Eight months ago, a job offer materialized for me that I had never planned or imagined. If I chose to take the position, I’d be leaving behind my life as a stay-at-home, homeschooling mom of three boys and joining the segment of mothers who work outside the home full time. I agonized over the decision, but in the end my family and I decided this was a calling and opportunity from God that I could not ignore.
So within a few short weeks of the job offer, my life took a 180-degree turn as my kids walked into their respective public schools for the first time, and I started each weekday morning taking showers, putting on makeup, and actually caring about my clothing—things I’d never done on a daily basis in my 12-plus previous years of motherhood.
What Drives Mommy Wars?
Along with these shifts came a number of unexpected and surprising consequences. I was overwhelmed by a newfound and deeper appreciation both for my previous life as a stay-at-home mom and for my fellow work-outside-the-home moms. I’ve come to realize and recognize that whichever path you and your family choose, your life as a mother is complex and fraught with tension, challenges, and sacrifices, just as much as it reflects moments of joy, beauty, and fulfillment. Whether you work outside the home, stay home with your children, or some combination of both, your path is both difficult and worth affirming and celebrating. None of us mothers are leading an easy, un-conflicted life.
And it’s due to those continuing feelings of internal conflict that we often want validation for our particular life choices. We gravitate to articles and studies that validate our lifestyle as the best option (for example, “Making Time for Kids: Study Says Quality Trumps Quantity” or “Yes, Your Time as a Parent Does Make a Difference”). We want evidence to reassure us that the sacrifices we’ve made as mothers are the right ones. But often having that perspective assumes that any choice that’s not our own must be the wrong one.
Whether we are willing to say so or not, I think many of us carry a bias that being a good mother means making the same choices we have made. I can recall numerous interactions with a church friend of mine a few years ago when I was a stay-at-home mom of three and she was a work-outside-the-home mom of three. Our conversations were always pleasant on the topic of motherhood, and we would say things to each other like, “I think it’s amazing how you do what you do!” But I think what each one of us meant deep down was, “I can’t believe you leave your kids all day, every day!” or “I can’t believe you stay home with your kids all day, every day!”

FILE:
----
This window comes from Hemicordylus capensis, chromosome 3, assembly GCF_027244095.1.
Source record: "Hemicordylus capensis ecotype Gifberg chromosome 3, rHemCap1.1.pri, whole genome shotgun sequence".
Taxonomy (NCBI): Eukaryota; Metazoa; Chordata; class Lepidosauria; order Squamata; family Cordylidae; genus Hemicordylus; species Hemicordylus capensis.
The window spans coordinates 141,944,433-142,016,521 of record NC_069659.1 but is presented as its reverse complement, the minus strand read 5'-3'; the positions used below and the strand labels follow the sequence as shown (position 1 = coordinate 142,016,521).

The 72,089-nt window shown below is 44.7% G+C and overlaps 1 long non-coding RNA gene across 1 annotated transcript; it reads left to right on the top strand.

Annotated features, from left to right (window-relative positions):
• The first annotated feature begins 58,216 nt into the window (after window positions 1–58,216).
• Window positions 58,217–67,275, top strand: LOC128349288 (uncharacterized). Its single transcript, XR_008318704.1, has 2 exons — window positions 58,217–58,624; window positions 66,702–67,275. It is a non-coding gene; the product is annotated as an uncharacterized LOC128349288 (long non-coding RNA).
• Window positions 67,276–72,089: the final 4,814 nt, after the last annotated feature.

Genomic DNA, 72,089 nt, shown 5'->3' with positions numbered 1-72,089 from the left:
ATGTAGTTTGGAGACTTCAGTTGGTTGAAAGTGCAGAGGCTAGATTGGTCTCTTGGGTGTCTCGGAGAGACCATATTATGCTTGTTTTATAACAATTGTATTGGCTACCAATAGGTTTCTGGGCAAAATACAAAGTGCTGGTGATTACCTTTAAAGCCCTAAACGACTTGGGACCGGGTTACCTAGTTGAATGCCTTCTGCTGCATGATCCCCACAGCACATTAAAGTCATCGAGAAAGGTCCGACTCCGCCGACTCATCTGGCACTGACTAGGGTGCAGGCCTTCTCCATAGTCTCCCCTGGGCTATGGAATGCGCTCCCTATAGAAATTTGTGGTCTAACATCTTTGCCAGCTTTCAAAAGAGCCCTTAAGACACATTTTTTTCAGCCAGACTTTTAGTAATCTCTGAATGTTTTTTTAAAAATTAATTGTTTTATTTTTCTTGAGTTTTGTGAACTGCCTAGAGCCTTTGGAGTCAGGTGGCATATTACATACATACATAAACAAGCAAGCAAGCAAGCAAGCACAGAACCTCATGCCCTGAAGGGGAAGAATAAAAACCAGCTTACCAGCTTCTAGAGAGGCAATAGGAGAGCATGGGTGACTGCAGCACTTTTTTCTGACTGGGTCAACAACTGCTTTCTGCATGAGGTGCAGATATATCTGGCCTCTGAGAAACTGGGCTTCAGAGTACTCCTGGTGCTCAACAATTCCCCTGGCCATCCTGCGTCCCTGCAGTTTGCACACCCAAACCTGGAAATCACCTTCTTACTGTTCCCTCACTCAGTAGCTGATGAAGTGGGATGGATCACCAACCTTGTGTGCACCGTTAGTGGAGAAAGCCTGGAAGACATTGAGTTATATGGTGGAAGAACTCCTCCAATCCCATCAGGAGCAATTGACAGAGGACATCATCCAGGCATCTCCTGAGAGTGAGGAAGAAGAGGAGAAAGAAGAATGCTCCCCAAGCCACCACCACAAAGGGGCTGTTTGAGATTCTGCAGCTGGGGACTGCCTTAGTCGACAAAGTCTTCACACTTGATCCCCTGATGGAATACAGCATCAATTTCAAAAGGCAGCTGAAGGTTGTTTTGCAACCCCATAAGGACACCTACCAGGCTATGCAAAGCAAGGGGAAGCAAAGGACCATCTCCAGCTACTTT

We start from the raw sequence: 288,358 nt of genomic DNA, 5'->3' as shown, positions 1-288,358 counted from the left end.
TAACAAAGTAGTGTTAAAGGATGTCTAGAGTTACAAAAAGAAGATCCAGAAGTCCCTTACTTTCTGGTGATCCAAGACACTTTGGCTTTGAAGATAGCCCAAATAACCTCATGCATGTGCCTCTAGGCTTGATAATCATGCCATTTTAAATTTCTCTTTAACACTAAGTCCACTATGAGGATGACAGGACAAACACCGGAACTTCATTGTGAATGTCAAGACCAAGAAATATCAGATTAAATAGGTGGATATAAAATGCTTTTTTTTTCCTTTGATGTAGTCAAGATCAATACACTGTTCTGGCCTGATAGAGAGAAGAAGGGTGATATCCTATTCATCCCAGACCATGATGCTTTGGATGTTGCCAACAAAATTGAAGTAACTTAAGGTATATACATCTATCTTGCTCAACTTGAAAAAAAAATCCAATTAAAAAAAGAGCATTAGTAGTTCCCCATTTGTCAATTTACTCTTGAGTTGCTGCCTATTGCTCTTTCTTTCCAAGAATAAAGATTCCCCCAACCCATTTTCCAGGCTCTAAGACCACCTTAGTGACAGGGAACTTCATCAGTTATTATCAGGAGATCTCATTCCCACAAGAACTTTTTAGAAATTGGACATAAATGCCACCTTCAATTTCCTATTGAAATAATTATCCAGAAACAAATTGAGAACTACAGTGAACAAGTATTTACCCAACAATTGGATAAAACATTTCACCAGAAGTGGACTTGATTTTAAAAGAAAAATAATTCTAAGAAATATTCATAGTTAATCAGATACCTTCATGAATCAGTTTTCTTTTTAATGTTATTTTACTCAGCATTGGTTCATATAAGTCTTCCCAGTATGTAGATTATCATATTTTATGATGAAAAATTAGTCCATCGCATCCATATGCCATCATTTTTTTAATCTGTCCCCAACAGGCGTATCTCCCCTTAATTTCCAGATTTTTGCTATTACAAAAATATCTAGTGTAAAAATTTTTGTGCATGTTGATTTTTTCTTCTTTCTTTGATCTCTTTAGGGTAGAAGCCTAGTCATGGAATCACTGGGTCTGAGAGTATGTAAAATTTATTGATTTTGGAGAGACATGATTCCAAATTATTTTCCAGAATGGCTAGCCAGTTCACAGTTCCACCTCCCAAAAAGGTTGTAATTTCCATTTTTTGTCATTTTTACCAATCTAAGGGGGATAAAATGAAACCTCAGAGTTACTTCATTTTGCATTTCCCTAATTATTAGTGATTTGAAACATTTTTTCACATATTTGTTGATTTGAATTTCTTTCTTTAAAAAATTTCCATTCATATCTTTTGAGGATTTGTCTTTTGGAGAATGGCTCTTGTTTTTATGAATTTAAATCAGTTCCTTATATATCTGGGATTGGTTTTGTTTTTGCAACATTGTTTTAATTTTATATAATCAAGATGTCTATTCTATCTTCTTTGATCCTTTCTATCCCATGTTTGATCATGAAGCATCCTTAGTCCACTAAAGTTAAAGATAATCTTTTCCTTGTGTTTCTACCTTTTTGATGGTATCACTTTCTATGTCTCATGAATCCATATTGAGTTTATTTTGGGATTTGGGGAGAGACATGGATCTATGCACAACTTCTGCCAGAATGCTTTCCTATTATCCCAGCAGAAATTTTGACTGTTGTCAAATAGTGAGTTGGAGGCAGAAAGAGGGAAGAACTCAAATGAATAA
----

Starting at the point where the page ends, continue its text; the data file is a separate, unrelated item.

This is the reason that the “Mommy Wars” persist. To reduce any of our own internal conflict about our decision to either stay at home or work outside the home, we naturally gravitate toward positions and opinions that support our choice, and we resist those that do the opposite.
Moms, it’s time for a change. Let’s start from the perspective of acknowledging that all mothers have challenging lives, and that we are called to support and love one another as sisters in Christ regardless of our particular choices. How can we better understand the lives of those mothers who have chosen different paths from us and support those fellow moms without judgment? I asked a number of my mom friends about what they wish other moms knew about being in their shoes, and they offered the following suggestions.
How to Support Work-Outside-the-Home Moms
1. Find ways to help them with tasks that happen during the workday. Those moms often feel exhausted by the juggling act of trying to be on top of everything, both in their workplaces and in their family lives. Be willing to be flexible around them since they may not have as many options schedule-wise. “I’m grateful that the at-home moms can help with school activities and volunteer; we want to do all that too,” Tracey Bianchi, a worship and teaching pastor says. “But sometimes we are adamant about certain volunteer times or parent-teacher conference times because those dates and times are the only times we can make work.”
2. Be understanding if your friends don’t have as much margin or flexibility to connect. Schedule time on the weekends and evenings to spend with them. Advocate for these moms in your church by suggesting to move meetings to times more 9 to 5 work-schedule friendly. “I can’t come to mom Bible studies on Thursdays at 10 a.m., but I’d love the opportunity to learn and build relationships with moms,” Jenna Susanke, a senior talent management director at PepsiCo says. “How about Saturdays instead?”